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Living under a hardline Communist government since 1959, Cuba’s would-be entrepreneurs have traditionally found it tougher to get business off the ground than in many other countries, but not impossible.
The country has long had a thriving small business scene, which has opened up much more in the past two decades as business education has become more readily available. The softening of both government policies and negative social attitudes restricting the accumulation of personal wealth has helped as well.
Right now, the Cuban government has 201 categories of small and medium-sized private businesses that citizens are allowed to engage in. Some examples of fields in which entrepreneurs have been able to thrive in Cuba include food service and restaurants, health and beauty aids, and the growing of organic produce. The country has also a had thriving film and tourism industries that need to be supported by private businesses.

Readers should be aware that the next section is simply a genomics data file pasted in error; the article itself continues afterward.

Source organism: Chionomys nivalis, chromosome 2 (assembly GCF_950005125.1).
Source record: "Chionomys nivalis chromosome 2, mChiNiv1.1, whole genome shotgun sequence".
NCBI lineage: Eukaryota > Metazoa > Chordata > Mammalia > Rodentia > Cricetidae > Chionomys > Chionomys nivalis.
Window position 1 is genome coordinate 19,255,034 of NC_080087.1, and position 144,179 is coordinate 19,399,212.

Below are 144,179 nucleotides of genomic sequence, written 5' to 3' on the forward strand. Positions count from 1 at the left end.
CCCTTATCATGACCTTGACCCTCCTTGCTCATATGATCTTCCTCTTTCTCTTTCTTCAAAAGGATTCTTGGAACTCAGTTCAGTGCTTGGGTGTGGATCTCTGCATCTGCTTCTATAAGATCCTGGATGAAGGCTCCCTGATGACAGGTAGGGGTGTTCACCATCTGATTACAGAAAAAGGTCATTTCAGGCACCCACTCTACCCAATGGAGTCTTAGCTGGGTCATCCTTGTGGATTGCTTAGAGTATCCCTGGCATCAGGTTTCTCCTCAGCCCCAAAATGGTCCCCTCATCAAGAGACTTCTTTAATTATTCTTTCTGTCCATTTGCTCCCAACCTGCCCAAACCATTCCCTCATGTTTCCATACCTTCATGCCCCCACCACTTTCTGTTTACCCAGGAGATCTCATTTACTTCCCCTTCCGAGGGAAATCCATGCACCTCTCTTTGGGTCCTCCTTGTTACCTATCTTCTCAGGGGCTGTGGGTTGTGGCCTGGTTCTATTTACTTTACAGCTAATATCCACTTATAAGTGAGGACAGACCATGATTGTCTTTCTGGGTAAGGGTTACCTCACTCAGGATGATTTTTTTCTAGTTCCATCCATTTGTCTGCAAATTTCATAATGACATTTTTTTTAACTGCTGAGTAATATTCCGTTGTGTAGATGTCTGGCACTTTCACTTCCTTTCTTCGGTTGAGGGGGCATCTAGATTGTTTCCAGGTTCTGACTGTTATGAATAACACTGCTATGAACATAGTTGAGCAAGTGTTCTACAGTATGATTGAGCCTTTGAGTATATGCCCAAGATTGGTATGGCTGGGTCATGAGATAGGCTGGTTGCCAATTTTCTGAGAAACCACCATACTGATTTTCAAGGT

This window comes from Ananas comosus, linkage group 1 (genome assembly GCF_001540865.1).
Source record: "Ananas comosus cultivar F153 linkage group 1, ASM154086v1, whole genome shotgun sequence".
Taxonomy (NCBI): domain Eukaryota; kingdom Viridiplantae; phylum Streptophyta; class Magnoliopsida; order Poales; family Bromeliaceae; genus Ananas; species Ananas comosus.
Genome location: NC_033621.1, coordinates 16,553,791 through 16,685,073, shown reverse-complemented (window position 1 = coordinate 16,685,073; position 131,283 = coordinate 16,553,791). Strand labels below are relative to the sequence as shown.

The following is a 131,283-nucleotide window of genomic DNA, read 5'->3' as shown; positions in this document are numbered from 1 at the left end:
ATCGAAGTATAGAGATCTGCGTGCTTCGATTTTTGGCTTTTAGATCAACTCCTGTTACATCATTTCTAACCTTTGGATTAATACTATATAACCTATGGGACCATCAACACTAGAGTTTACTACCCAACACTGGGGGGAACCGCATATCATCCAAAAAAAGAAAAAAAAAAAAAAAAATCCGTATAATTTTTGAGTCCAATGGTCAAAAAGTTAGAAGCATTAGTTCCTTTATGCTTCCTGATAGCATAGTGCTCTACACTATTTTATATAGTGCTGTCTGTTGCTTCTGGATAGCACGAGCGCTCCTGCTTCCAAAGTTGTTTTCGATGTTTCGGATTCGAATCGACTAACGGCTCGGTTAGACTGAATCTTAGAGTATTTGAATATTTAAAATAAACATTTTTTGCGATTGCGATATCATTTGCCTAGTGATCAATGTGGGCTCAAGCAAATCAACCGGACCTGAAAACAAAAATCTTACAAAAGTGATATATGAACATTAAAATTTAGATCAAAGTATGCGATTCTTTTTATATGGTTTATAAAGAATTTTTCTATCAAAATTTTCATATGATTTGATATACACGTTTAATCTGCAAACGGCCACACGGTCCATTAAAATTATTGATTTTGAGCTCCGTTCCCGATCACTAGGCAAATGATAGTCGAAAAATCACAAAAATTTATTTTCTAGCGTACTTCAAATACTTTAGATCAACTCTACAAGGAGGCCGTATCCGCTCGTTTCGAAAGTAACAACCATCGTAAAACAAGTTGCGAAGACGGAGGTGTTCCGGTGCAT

Though government policy puts limitations on business activity and can be a source of frustration and stifled growth to Cuba’s entrepreneurs, perhaps equally frustrating is the longstanding embargo placed against the country by the United States. The initiation of the normalization process between the two countries in late 2014, plus the ceding of power (and recent death) of longtime militant socialist leader Fidel Castro, offers hope to entrepreneurs in this area. As of late 2016, one can now take a flight, get mail delivered or take a cruise ship to the country legally from the United States. The embargo remains in place, requiring Congressional approval to be lifted. It is, at present, very unclear as to if and when this is going to happen.
At the moment, life for Cuba’s entrepreneurs continues as it has recently. It’s much easier to communicate with potential clients outside of the country, as well as secure supplies for their businesses. Business owners in the country are also currently allowed to ship a wide variety of goods to the United States, so long as they are not on the list of items commonly prohibited by customs.